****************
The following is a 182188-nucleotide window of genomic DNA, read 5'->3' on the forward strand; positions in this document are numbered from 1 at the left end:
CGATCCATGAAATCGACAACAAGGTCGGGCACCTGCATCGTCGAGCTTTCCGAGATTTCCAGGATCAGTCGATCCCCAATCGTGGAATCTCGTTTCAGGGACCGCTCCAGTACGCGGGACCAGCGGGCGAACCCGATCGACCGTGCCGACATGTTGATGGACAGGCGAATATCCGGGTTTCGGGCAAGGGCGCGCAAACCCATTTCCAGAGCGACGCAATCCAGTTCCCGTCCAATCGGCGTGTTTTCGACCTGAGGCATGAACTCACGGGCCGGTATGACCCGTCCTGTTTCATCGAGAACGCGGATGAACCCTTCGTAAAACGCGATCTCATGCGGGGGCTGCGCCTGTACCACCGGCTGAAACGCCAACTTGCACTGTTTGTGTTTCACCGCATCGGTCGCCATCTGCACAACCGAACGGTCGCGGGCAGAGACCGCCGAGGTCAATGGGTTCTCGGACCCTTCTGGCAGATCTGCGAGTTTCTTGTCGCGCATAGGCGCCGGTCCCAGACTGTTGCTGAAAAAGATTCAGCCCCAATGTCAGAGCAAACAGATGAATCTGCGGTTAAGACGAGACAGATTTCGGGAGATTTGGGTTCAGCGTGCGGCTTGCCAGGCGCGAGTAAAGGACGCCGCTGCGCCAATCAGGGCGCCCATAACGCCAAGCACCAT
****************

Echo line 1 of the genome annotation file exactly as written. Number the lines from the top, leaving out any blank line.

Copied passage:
The following is a 182188-nucleotide window of genomic DNA, read 5'->3' on the forward strand; positions in this document are numbered from 1 at the left end: